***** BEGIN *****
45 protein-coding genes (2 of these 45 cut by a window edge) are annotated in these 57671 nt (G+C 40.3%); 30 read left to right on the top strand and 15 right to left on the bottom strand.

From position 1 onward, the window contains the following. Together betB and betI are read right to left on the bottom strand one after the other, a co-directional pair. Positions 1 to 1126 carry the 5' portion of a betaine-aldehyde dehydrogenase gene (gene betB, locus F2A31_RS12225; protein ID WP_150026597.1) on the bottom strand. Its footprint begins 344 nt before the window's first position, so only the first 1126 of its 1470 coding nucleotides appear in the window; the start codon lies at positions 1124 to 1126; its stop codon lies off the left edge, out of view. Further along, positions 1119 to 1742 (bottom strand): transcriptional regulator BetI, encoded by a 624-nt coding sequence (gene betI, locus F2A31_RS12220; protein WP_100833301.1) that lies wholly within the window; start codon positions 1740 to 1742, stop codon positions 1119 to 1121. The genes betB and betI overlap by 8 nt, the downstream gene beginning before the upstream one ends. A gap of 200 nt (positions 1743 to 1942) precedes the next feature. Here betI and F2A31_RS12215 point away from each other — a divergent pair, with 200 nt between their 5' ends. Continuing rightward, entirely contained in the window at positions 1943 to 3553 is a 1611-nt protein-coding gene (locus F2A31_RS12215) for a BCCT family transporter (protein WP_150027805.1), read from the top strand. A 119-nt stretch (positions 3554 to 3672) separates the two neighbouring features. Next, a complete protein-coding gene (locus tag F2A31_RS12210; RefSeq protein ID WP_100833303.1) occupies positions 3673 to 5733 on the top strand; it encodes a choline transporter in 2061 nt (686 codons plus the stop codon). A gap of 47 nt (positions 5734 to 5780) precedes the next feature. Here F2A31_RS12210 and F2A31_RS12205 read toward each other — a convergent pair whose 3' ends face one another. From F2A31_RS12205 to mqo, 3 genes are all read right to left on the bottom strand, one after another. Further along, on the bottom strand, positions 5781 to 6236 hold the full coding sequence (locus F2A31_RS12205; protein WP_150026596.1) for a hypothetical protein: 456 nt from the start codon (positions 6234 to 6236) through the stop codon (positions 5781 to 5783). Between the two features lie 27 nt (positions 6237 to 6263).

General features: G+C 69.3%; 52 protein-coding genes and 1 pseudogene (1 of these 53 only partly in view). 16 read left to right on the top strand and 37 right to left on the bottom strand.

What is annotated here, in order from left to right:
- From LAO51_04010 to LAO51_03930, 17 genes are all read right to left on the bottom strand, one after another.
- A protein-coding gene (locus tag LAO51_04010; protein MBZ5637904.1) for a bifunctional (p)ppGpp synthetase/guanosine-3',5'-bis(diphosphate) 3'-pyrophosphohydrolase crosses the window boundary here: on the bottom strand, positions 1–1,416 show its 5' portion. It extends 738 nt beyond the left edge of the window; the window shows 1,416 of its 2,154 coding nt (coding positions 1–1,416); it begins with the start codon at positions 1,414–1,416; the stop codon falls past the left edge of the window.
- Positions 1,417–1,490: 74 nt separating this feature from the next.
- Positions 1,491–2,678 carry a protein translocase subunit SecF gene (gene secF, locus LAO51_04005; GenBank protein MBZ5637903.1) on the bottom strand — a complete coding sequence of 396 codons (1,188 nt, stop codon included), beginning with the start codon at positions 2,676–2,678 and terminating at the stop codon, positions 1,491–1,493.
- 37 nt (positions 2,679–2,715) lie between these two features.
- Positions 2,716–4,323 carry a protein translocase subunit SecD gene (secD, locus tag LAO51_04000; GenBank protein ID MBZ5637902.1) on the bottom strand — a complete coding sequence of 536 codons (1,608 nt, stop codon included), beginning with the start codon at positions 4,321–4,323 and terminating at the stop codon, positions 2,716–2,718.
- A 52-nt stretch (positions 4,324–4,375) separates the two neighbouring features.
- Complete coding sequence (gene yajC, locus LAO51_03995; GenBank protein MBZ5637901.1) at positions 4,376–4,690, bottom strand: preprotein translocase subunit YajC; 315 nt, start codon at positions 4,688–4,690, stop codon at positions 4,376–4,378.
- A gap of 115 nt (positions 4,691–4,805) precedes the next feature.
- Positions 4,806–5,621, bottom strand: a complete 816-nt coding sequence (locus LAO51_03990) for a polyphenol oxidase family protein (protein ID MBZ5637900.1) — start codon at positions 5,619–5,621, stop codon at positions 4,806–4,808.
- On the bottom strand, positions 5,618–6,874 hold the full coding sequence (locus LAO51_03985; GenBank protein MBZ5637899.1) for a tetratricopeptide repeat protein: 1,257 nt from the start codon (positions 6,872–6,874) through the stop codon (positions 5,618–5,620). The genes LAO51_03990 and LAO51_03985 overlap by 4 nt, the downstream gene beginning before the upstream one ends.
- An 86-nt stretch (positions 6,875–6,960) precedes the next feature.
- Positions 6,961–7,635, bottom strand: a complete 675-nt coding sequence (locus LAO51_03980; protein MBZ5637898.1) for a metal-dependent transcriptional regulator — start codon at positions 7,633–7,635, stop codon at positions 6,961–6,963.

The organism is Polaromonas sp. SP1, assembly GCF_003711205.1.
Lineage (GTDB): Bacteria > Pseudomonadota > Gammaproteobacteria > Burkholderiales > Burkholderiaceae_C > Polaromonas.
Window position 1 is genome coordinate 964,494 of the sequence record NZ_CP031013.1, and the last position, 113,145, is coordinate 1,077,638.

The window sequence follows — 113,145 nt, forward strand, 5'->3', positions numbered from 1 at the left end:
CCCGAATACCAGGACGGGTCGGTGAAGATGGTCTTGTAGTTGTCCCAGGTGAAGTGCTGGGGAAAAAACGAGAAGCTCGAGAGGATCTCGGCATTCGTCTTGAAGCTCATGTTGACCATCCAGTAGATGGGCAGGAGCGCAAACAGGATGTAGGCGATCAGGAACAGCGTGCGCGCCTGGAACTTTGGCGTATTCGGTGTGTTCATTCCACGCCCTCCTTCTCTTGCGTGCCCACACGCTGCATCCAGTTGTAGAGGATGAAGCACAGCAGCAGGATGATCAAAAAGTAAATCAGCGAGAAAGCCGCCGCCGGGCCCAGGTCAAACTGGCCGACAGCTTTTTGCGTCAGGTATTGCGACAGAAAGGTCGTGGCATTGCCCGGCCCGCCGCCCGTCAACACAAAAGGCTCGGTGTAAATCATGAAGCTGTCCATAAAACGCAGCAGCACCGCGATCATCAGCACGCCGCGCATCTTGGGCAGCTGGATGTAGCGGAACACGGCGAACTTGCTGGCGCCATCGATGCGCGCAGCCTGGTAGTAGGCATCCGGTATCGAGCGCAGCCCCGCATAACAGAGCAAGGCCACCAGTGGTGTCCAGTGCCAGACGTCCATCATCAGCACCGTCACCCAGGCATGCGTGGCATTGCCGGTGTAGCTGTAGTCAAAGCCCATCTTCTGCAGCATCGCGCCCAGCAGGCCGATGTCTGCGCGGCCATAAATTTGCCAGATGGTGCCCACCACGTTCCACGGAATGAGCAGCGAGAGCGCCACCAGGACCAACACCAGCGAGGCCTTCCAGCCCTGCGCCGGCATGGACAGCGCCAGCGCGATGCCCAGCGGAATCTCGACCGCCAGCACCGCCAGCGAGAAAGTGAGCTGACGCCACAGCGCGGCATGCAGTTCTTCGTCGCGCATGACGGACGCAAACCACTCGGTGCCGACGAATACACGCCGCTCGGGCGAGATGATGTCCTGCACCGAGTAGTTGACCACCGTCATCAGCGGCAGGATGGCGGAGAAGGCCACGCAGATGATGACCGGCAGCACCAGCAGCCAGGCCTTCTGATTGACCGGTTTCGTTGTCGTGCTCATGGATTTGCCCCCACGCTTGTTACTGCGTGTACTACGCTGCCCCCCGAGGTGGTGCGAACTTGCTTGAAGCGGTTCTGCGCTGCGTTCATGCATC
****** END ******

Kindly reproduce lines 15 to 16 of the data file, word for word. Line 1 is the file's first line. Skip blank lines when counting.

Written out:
- On the bottom strand, positions 5,618–6,874 hold the full coding sequence (locus LAO51_03985; GenBank protein MBZ5637899.1) for a tetratricopeptide repeat protein: 1,257 nt from the start codon (positions 6,872–6,874) through the stop codon (positions 5,618–5,620). The genes LAO51_03990 and LAO51_03985 overlap by 4 nt, the downstream gene beginning before the upstream one ends.
- An 86-nt stretch (positions 6,875–6,960) precedes the next feature.